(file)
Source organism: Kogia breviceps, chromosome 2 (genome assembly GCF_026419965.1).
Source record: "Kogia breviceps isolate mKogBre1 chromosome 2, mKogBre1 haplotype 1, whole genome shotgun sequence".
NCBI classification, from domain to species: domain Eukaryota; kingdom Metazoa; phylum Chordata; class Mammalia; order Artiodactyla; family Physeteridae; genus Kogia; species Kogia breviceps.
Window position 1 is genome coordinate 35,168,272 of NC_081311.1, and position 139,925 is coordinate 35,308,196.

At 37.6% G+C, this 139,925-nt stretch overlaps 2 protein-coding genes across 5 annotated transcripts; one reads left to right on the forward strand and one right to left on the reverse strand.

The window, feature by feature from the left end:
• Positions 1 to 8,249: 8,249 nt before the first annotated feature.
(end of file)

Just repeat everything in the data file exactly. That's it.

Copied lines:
Source organism: Kogia breviceps, chromosome 2 (genome assembly GCF_026419965.1).
Source record: "Kogia breviceps isolate mKogBre1 chromosome 2, mKogBre1 haplotype 1, whole genome shotgun sequence".
NCBI classification, from domain to species: domain Eukaryota; kingdom Metazoa; phylum Chordata; class Mammalia; order Artiodactyla; family Physeteridae; genus Kogia; species Kogia breviceps.
Window position 1 is genome coordinate 35,168,272 of NC_081311.1, and position 139,925 is coordinate 35,308,196.

At 37.6% G+C, this 139,925-nt stretch overlaps 2 protein-coding genes across 5 annotated transcripts; one reads left to right on the forward strand and one right to left on the reverse strand.

The window, feature by feature from the left end:
• Positions 1 to 8,249: 8,249 nt before the first annotated feature.